Sorry so long this just struck me the wrong way.


Quoting Aslen: Nope.

Reconstructive surgery? Yes

ETA: i think this sends the wrong message. It's saying that you have to conform to other people's idea if beauty, or you're not pretty.
e-doolittle
by Kelly on Apr. 10, 2015 at 3:38 PM

It would have to be injury related not to change something they were born with.

mumsy2three
by Shauna on Apr. 10, 2015 at 9:32 PM
1 mom liked this
It would have to be something medically necessary or for reconstruction purposes.
trulyblessed618
by Bronze Member on Apr. 10, 2015 at 9:39 PM
I'm up in the air on this one...you should be happy with who you are but sometimes a slight change can also make all the difference in how you feel.
Mrs_Sweet
by Bronze Member on Apr. 10, 2015 at 10:06 PM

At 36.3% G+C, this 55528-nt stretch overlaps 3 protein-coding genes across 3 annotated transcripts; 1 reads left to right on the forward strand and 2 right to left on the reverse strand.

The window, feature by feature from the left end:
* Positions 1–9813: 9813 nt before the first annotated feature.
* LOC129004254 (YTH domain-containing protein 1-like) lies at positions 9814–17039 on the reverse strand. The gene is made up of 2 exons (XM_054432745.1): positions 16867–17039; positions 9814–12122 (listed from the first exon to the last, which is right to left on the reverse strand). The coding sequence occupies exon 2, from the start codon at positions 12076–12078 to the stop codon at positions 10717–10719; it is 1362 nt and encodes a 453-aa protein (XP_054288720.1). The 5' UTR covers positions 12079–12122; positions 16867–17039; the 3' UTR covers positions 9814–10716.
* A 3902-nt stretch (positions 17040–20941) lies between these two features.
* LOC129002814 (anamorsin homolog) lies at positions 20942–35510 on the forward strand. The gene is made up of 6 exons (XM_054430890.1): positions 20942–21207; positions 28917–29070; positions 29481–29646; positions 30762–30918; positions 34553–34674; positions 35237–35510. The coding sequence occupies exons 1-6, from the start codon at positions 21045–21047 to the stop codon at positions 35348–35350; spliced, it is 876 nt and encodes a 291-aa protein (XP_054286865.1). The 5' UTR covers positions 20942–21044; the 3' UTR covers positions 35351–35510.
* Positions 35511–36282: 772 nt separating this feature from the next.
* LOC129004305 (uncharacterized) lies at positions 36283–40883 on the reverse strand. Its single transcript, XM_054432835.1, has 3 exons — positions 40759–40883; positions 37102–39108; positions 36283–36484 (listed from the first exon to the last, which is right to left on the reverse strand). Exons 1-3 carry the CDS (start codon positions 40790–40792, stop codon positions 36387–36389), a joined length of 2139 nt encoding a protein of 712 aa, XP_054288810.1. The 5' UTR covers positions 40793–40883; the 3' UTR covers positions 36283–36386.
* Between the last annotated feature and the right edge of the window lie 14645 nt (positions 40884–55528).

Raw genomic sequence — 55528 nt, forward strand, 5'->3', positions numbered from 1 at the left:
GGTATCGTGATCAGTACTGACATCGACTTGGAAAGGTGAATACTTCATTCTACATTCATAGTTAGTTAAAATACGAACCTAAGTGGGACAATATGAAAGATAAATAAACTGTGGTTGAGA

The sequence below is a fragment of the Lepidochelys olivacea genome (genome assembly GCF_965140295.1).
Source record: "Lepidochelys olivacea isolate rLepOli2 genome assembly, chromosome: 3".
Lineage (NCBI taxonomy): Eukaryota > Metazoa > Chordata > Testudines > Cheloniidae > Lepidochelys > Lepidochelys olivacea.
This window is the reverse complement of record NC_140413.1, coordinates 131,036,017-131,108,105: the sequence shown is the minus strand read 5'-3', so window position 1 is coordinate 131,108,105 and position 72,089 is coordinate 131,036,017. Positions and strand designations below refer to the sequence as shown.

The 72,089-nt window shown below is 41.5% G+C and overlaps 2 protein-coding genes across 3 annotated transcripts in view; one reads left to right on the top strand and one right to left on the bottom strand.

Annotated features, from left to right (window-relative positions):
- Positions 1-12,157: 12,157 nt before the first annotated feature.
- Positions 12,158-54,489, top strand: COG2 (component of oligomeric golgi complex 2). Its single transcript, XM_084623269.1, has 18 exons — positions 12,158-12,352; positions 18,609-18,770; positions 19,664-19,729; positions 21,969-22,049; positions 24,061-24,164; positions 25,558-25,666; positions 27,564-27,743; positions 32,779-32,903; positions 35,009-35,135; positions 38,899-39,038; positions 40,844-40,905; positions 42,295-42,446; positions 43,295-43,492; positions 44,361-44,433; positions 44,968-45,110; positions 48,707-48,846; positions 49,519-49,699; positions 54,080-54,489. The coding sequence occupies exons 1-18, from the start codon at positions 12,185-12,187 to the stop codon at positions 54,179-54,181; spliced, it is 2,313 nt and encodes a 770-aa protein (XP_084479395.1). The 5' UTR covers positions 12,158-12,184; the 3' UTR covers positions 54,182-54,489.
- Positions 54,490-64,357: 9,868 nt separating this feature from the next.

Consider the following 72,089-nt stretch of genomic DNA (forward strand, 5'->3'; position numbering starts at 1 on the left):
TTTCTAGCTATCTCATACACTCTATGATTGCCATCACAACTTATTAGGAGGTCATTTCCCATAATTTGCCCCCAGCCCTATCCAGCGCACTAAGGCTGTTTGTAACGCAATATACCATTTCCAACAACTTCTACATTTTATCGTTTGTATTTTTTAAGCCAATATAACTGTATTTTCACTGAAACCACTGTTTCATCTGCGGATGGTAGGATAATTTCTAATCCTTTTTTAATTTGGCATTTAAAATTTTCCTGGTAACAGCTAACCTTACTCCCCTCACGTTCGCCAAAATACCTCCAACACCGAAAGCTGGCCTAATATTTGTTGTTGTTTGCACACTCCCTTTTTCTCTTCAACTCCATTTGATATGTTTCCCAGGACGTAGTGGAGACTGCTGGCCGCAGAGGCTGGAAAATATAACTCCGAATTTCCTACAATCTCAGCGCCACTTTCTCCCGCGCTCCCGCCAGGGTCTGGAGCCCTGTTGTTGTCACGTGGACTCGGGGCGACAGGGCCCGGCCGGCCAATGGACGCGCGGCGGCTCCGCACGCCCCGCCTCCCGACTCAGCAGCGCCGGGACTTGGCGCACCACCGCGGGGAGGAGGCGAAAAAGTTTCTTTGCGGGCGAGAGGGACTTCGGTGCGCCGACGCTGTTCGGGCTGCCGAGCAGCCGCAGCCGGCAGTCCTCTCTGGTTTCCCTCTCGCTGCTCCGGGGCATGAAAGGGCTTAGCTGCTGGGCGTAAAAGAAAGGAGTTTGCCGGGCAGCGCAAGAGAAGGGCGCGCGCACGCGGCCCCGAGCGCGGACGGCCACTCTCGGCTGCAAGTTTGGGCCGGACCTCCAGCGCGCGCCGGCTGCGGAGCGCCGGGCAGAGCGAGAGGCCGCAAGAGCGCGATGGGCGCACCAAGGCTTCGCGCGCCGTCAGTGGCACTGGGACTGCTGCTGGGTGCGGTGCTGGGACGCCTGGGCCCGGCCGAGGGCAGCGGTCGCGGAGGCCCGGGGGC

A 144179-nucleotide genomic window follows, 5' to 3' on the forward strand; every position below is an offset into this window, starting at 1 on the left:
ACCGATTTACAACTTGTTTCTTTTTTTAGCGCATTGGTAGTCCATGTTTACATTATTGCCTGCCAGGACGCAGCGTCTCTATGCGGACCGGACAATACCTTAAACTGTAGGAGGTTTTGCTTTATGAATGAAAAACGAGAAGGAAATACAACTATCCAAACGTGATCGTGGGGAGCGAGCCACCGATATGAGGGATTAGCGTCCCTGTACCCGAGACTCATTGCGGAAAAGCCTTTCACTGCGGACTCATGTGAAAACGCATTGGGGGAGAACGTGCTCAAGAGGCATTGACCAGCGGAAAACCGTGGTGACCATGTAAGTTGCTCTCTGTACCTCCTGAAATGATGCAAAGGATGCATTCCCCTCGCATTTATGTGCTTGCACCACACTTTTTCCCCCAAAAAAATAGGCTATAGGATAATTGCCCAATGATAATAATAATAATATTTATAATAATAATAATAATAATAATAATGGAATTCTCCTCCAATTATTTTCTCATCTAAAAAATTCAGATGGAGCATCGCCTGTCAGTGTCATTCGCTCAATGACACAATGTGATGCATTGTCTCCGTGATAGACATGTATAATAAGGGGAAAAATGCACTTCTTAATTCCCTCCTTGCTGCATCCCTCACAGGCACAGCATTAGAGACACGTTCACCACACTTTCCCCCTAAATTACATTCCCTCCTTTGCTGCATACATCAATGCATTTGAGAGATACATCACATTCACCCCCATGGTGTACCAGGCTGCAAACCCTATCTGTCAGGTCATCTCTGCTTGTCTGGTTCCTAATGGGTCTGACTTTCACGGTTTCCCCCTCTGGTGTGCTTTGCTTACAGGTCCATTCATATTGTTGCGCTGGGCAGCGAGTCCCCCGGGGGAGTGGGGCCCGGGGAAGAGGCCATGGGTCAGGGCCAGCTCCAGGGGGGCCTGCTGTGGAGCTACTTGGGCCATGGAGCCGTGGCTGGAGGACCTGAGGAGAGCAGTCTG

I have mixed feelings. We shouldn't encourage our kids to feel bad about themselves and think they need to "fix" the unique things about them. But if this kid was truly miserable maybe this works for them. I wonder though if she will regret it when she is older.
KylesMom409
by Linnette on Apr. 10, 2015 at 10:35 PM
I agree.

Quoting e-doolittle:

It would have to be injury related not to change something they were born with.

PeaceMuch
by Bronze Member on Apr. 11, 2015 at 3:17 AM
Same. I have mixed feelings. I haven't hated something so much on my body I feel I need surgery to correct so I don't know how that feels.

Quoting trulyblessed618: I'm up in the air on this one...you should be happy with who you are but sometimes a slight change can also make all the difference in how you feel.
princessmom2005
by on Apr. 11, 2015 at 10:29 AM
If it were medically necessary or for reconstructive purposes, yes.
lalasmama2007
by on Apr. 14, 2015 at 9:58 PM

It would have to be medically necessary or reconstructive surgery due to an accident.